MA (Master of Arts)
Date of Award
Committee Chair or Co-Chairs
Julia Dodd, Ginette Blackhart
Sleep disturbances are prevalent in primary care patients and can be exacerbated by interpersonal dysfunction and depression. As well, thwarted interpersonal needs (TIN), including thwarted belongingness and perceived burdensomeness, contribute to depression. However, the presence of gratitude, a cognitive-emotional protective factor, may improve symptoms. We longitudinally examined the mediating role of depressive symptoms on the relation between TIN and sleep disturbances, and the moderating role of gratitude on the TIN-sleep disturbances and depression-sleep disturbances linkages. Our primary care patient sample (N = 223) completed self-report surveys at baseline (T1) and at a one-year follow-up (T2; n = 97). Patients with greater TIN reported more depressive symptoms (T1) and, in turn, increased sleep disturbances (T2). Gratitude did not moderate the belongingness model but, in the burdensomeness model, buffered the linkage between burdensomeness and sleep disturbances and strengthened the relation between depressive symptoms and sleep disturbances. Clinical implications and future research directions are discussed.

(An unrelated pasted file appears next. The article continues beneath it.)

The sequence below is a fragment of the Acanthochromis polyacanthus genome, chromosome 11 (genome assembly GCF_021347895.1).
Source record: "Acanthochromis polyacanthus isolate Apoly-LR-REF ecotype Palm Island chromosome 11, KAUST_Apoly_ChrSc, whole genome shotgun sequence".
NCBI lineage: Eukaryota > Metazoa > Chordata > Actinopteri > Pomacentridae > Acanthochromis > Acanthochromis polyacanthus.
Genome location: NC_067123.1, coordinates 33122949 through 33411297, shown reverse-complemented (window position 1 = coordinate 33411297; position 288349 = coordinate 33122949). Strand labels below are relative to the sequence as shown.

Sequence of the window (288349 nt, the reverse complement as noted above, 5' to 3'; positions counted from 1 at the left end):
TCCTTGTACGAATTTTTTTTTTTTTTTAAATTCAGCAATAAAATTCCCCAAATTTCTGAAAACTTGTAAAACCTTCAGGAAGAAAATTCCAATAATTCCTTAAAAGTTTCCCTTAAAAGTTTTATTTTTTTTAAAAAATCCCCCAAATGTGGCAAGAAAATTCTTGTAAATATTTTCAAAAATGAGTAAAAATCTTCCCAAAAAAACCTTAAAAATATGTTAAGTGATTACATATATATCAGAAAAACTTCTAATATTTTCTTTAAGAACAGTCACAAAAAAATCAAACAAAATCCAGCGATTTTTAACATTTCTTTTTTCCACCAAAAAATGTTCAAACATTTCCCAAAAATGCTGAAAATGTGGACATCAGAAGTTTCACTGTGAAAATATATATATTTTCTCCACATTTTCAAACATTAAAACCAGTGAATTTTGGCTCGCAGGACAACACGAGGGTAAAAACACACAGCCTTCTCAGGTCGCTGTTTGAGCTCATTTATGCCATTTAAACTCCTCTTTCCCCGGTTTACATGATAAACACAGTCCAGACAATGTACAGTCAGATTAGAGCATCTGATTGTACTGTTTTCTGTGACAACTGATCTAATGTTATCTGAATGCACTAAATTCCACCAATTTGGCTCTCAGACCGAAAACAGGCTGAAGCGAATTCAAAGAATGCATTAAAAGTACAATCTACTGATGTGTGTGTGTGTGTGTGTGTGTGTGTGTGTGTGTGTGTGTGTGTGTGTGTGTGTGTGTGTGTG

Thesis - unrestricted
Altier, Heather R., "Thwarted Interpersonal Needs, Depression, and Sleep Disturbances in Primary Care: Does Gratitude Help You Sleep?" (2020). Electronic Theses and Dissertations. Paper 3797. https://dc.etsu.edu/etd/3797
Copyright by Heather Renee Altier.